While attempting to improve the quality of education via requirement changes and teaching methods, Wilson also initiated reform to raise standards by attacking the university's social circles that fostered elitism and snobbery. Although the university had always banned Greek organizations, other cliques evolved over time in the form of "eating clubs." During his undergraduate years, Wilson himself had been a member of the Alligators, and other organizations like it lined both sides of Prospect Avenue near the college. Again with the support of the trustees, and even with the support of many of the students and members of the eating clubs, Wilson attempted to revise the system and initiate his quadrangle plan. Also similar to the Oxford system, the quadrangle plan called for housing undergraduates in separate semi-autonomous buildings or colleges throughout the campus. Each college would surround a central courtyard and serve as a dormitory, dining facility, and place where students could receive individual tutoring and instruction in their fields. Each college was also intended to house a variety of students with different plans of study to increase diversity.
This plan was revolutionary at the time, and met much more opposition than the preceptorial system. Many of the university's alumni fought against the idea, claiming that the quadrangle plan would destroy all the camaraderie and spirit that the eating clubs fostered. A battle over the subject ensued for several years until the trustees finally withdrew their support of the quadrangle plan. Without any support, Wilson was forced to abandon the idea, and the eating clubs remained. However, years later, systems similar to the quadrangle plan were initiated at schools around the country, including Princeton's rivals Harvard and Yale.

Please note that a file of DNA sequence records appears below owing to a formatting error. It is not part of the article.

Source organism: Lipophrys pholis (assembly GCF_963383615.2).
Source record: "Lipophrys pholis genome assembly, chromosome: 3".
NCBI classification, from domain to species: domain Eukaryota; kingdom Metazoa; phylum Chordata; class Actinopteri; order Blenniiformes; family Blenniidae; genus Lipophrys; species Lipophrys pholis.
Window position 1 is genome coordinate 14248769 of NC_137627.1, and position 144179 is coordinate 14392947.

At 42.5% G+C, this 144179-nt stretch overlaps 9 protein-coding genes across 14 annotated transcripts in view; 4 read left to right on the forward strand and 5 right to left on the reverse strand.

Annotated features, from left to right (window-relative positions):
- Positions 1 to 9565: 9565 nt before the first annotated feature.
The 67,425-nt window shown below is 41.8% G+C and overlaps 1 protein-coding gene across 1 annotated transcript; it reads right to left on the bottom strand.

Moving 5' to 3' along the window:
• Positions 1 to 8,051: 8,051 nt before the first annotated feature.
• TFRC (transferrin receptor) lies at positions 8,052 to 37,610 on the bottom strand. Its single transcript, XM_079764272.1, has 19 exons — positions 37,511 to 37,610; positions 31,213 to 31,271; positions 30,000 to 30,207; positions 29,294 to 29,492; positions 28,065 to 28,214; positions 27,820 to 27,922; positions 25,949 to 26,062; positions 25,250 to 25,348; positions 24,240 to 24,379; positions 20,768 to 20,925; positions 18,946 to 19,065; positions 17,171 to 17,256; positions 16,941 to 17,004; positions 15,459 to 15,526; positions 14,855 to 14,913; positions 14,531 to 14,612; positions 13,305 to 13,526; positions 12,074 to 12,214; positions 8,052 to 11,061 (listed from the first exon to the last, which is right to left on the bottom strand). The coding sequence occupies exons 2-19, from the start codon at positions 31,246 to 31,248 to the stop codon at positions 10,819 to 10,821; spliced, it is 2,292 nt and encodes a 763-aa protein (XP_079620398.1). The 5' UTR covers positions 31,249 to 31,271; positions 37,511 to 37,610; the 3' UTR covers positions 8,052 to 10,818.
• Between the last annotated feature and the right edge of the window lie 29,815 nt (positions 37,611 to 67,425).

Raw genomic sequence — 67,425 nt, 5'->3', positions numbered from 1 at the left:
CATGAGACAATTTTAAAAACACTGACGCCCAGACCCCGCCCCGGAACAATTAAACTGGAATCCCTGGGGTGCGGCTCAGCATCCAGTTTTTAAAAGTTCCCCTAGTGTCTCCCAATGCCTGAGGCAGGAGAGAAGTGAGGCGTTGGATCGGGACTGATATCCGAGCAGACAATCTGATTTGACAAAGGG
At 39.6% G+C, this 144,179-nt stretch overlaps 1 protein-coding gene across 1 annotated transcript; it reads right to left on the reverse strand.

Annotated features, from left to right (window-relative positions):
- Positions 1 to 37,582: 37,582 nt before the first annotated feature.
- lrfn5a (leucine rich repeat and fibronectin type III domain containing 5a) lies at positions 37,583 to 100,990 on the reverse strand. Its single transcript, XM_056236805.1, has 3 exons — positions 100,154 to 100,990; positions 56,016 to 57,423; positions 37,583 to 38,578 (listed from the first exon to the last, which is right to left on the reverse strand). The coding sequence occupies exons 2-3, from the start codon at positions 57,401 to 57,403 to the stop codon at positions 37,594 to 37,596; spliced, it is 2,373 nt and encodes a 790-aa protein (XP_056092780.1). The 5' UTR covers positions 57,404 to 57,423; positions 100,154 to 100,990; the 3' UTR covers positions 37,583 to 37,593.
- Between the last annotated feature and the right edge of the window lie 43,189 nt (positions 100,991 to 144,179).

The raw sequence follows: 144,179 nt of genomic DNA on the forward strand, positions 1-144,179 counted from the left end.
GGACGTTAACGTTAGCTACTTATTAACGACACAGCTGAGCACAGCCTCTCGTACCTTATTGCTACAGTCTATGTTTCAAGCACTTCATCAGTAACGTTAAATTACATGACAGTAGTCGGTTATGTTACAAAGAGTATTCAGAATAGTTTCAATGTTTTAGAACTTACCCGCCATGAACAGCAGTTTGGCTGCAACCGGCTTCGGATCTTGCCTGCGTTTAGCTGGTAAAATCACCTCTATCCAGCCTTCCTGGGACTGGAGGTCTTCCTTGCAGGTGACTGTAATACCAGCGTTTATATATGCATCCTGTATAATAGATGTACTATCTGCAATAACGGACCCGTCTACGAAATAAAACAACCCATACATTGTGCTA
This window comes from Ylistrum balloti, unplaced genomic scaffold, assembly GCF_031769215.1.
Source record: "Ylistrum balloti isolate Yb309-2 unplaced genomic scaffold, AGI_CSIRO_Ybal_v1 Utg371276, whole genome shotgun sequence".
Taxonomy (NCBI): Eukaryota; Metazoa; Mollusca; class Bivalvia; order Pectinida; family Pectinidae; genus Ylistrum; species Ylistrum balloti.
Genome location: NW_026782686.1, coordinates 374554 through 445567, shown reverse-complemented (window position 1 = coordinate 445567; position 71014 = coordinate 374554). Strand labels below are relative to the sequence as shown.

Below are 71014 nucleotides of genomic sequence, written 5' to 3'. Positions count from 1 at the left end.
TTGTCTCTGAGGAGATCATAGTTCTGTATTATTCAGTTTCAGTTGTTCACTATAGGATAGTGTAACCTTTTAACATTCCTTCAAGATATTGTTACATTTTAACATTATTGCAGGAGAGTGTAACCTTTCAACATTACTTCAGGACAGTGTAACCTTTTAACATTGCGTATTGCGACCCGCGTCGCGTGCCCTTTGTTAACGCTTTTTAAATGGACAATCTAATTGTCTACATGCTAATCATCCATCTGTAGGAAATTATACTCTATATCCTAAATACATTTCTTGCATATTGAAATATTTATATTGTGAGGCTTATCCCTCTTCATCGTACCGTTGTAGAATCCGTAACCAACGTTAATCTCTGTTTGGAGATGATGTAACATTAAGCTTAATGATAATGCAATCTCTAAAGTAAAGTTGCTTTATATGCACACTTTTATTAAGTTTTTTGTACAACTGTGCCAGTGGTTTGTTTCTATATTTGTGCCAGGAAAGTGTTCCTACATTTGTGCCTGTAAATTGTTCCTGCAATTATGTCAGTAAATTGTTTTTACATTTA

Near the end of his presidency at Princeton, Wilson fought additional battles, the most destructive of which occurred over his plans for a new graduate school building. Wilson wanted the new building to be constructed in the center of the undergraduate campus to promote the exchange of ideas between undergraduate and graduate students. Dean Andrew Fleming West opposed the idea. He envisioned a graduate school that was separate from the college to promote higher learning that was beyond undergraduate studies. The two men tenaciously held onto their ideals and fought each other for several years. The controversy divided the trustees and faculty into two distinct factions. Wilson succeeded in building a coalition of trustees and alumni powerful enough to support his plan, but when a former alumnus unexpectedly died and willed several million dollars to the University on the condition that the new graduate school be built according to West's plan, Wilson conceded. Ironically, it was later determined that the willed estate did not amount to the several million dollars as originally believed, but only $600,000.
The eight years Wilson served as president of Princeton were particularly tiring years for him. While he made sweeping reforms through the school and education system, he continued to teach and lecture as he had done before. He did most of this himself with only the assistance of a part-time secretary. The work took a heavy toll on him: throughout his service he had several borderline nervous breakdowns, and in May of 1906 fell from a stroke caused by arteriosclerosis that left him temporarily blind in his left eye. His physicians urged him to quit, but he refused and instead chose to vacation with his family in Great Britain that summer.